The funivia closes between 1:15 and 2:30, but I didn't mind being stranded. I wandered around the three summits of Ingino and relaxed. After the mountain, the museums were underwhelming. The seven Iguvine Tables (Tavole Eugubine in Italian), which in themselves make up about 95% of the surviving records of the ancient Umbrian language, were mounted rather quaintly in glass-and-wood swivel cases in a room off to one side. The first tablet was even mounted upside-down... it should have been possible to swivel it to read correctly, but the mechanism was stuck. The light from the window reflecting on the glass made them a bit difficult to read, not to mention next to impossible to photograph. I know they've been professionally photographed (indeed, I bought a book with such photographs afterwards), but there's nothing quite like taking your own pictures of something. I suppose it's a sort of poor substitute for the experience of killing a man in battle and despoiling his corpse.

The tablets describe in great detail the purification of the entire state of Ikuvium and the lustration of the army, among other things. They are the basis of our understanding of the Umbrian culture, which materially is not sufficiently different from other Sabellic and Etruscan cultures to distinguish archaeologically.

The remainder of the two museums was mediocre. They're divided into the Museo Civico (which houses the Tables, some quotidian Latin inscriptions, glossy medieval ceramic and some paintings) and the Museo Archeologico (a case of Umbrian spearpoints, some bits of pottery, some more humdrum Latin, statuary bits and such). I also hit the Roman theater, nothing out of the ordinary, but well-enough preserved that they still put on performances in it. An Antiquarium nearby, which promised mosaics from the surrounding area, looked open but turned out to be locked. In any case, the trip up the mountain was worth the whole trip.

Tomorrow, I believe I'll head south to the city of Todi, which is mentioned in the Tables...

...totam tarsinatem trifo tarsinatem tuscom naharcom iabuscom nome /
totar tarsinater trifor tarsinater tuscer naharcer iabuscer nomner nerf sihitu ansihitu iouie hostatu /
anhostatu tursitu tremitu hondu holtu ninctu nepitu sonitu sauitu preplotatu preuilatu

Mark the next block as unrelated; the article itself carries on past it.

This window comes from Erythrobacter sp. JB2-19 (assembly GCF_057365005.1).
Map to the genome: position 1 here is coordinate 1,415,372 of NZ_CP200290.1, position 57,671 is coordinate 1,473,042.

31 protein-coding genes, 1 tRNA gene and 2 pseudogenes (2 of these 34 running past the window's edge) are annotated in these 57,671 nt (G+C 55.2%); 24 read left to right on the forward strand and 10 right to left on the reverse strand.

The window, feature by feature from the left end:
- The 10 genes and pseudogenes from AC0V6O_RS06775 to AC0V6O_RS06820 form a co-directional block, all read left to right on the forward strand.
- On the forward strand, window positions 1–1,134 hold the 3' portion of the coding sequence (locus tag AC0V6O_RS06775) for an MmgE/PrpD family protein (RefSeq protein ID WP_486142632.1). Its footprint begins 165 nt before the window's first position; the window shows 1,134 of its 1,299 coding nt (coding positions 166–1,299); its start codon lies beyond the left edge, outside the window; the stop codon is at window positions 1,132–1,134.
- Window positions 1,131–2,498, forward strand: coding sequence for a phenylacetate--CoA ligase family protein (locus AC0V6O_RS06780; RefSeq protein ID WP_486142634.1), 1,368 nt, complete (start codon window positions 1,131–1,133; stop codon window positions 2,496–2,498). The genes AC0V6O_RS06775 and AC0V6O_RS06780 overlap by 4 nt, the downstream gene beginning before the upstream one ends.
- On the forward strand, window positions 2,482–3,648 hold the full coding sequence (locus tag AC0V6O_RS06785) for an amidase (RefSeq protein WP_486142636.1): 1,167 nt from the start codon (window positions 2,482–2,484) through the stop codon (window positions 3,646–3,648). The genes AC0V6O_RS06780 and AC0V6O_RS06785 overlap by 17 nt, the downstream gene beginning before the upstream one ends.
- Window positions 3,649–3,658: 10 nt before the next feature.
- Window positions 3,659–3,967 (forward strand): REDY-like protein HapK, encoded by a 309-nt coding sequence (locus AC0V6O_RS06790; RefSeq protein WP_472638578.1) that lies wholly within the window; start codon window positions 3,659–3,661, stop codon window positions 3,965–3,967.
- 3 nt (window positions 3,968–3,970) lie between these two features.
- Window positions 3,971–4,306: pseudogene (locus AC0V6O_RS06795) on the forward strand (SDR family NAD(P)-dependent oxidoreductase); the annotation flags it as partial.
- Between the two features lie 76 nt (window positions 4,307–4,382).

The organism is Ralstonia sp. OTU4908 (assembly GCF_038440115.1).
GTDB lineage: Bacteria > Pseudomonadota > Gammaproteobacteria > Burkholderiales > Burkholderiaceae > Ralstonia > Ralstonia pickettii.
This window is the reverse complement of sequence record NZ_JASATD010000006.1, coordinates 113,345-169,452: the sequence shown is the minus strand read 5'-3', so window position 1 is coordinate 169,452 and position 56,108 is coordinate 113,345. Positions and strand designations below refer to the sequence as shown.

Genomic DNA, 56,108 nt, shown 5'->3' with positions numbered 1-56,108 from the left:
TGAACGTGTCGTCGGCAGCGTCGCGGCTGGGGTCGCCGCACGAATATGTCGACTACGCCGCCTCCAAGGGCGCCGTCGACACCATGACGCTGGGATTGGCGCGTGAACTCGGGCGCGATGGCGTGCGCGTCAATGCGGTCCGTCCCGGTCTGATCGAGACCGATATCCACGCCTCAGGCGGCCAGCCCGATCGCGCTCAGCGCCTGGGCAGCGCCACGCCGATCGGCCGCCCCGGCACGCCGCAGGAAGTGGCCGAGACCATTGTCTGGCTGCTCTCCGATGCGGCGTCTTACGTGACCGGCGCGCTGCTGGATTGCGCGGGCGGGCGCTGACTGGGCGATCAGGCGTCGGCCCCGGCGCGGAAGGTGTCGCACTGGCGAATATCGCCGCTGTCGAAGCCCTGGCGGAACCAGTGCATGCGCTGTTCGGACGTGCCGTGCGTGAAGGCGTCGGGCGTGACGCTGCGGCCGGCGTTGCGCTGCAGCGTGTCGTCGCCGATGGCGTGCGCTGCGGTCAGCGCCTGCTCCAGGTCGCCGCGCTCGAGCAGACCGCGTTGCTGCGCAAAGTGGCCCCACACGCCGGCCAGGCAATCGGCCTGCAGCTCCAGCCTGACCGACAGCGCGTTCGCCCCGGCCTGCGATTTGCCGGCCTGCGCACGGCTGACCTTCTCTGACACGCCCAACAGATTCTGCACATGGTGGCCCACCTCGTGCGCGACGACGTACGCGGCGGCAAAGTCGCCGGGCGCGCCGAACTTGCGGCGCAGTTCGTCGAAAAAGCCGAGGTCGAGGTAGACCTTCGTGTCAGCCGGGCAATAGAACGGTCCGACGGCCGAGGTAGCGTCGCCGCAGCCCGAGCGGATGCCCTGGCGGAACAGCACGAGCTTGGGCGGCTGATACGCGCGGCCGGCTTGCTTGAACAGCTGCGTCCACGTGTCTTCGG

the Tadinate (= of Todi) town, the Tadinate territory, the Tuscan, the Narcan, the Iapodic name, the veterans in office and not in office, the young men under arms and not under arms, of the Tadinate town, of the Tadinate territory, of the Tuscan, the Narcan, the Iapodic name: terrify them and cause them to tremble, defeat and ruin them, kill and annihilate them, wound and ulcerate them, shackle and fetter them!

Monday, September 05, 2005

Velzna and Perusia Bella

Not the Bellum Perusinum, mind you... I'm holed up in Perugia at the moment, though with more freedom of movement than Lucius Antonius when he did the same in 40 BCE.

Yesterday I rode out of Rome on the Orvieto (Etruscan Velzna) Express: Two museums and a tour in two hours. First, the Museo Archeologico Nazionale. They've only recently moved in to this location to the right of the Duomo, so they've got spiffy new cases and everything, although they could do with a bit more in the way of description. Then again, how much can you really say about case after case of bucchero? Some very nice terracotta sculpture from temples, but the best in show was split between two painted Etruscan tombs installed in the back and a full panoply, which actually came from one of the two tombs and therefore the prize need not be split at all. Made up of a bronze shield cover, greaves, muscle cuirass, and Montefortino-type helmet (others of this type). All the museums seem to insist on referring to these as "elmi di tipo Etrusco," when it seems rather to have been a Gaulish invention. Furthermore, many of them (including this one) show up with triple-disc cheek-pieces, which must be inspired by the triple-disc armor popular among the Samnites a bit farther south. Finally they, like many -- nay, most -- other museums had the helmet displayed backwards, with the brim of the neckguard sticking out in front. This type is also referred to as a "Jockey"-style, because of the brim -- but it was worn with the brim in back, unlike a jockey. I told one of the guides about this problem, so maybe they'll fix it....

The Museo Faina across from the Duomo in Orvieto was a wash for me... I have a confession to make: I'm sick and tired of Attic figured vases. Exekias this! Berlin Painter that! Bah humbug. I think it's because in my mind they represent the adoration of antiquity to art object, the tearing of form from context, the elevation of beauty to truth, the destruction of knowledge in pursuit of esthetics. Keats is wrong. But if you like such things it's a fabulous museum.